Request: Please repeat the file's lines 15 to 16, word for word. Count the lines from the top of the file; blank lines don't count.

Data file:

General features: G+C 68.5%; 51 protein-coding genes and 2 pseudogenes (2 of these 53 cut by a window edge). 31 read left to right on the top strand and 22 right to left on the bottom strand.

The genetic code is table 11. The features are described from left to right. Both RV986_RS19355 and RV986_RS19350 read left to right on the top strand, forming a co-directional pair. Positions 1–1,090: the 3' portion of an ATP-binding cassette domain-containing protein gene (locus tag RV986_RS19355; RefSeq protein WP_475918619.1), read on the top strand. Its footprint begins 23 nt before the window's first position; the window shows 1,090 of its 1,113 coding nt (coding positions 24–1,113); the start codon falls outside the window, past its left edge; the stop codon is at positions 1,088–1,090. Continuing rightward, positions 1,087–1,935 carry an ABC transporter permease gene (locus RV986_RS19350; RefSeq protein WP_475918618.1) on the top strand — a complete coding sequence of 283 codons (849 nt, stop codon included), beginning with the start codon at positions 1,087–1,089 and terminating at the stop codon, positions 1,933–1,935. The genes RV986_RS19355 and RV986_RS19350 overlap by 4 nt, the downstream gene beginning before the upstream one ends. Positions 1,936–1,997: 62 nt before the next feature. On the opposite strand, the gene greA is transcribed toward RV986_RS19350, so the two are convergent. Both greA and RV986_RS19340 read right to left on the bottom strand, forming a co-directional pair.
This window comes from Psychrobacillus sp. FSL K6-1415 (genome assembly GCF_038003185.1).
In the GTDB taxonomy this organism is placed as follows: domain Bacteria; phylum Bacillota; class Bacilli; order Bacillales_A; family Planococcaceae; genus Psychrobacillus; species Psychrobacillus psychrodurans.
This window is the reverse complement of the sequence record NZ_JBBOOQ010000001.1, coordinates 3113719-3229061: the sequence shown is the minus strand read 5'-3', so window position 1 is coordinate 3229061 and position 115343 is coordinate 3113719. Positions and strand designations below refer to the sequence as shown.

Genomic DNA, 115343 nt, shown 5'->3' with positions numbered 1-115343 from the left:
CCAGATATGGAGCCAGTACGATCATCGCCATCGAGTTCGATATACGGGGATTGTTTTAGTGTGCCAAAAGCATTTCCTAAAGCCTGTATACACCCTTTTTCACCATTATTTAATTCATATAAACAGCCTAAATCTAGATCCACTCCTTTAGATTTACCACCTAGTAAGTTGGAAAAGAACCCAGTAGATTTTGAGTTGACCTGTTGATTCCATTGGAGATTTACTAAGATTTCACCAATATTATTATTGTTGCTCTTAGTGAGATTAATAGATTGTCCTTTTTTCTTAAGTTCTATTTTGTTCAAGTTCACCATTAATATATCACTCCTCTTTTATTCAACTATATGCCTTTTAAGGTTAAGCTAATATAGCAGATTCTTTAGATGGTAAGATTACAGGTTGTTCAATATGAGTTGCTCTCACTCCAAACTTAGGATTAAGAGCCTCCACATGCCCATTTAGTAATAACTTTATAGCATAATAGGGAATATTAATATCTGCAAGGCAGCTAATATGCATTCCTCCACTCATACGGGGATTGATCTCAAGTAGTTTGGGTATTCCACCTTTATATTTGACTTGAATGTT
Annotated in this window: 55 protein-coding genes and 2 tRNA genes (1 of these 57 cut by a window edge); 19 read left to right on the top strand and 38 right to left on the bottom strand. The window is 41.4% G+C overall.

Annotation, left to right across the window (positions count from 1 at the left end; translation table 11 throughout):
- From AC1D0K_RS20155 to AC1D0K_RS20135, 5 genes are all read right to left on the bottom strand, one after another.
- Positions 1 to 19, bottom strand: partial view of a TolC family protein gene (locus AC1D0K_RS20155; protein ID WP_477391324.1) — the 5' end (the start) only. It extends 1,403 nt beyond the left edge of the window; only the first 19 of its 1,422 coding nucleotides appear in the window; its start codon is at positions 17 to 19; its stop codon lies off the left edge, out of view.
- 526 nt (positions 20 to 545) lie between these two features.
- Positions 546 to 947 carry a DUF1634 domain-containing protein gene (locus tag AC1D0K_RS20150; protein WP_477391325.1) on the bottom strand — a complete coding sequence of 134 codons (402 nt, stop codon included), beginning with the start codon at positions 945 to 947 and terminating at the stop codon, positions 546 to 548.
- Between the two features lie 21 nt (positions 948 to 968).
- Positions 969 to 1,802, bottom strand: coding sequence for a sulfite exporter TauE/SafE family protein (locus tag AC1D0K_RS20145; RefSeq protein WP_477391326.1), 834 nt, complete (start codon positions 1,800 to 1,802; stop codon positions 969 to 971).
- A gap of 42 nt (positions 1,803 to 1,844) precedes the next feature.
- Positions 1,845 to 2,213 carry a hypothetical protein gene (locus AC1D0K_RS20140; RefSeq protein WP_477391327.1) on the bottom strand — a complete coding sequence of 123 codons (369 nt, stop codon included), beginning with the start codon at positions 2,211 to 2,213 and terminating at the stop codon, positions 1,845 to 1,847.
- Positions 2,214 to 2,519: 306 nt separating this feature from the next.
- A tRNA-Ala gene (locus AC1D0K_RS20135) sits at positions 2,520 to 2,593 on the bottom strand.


- Positions 969 to 1,802, bottom strand: coding sequence for a sulfite exporter TauE/SafE family protein (locus tag AC1D0K_RS20145; RefSeq protein WP_477391326.1), 834 nt, complete (start codon positions 1,800 to 1,802; stop codon positions 969 to 971).
- A gap of 42 nt (positions 1,803 to 1,844) precedes the next feature.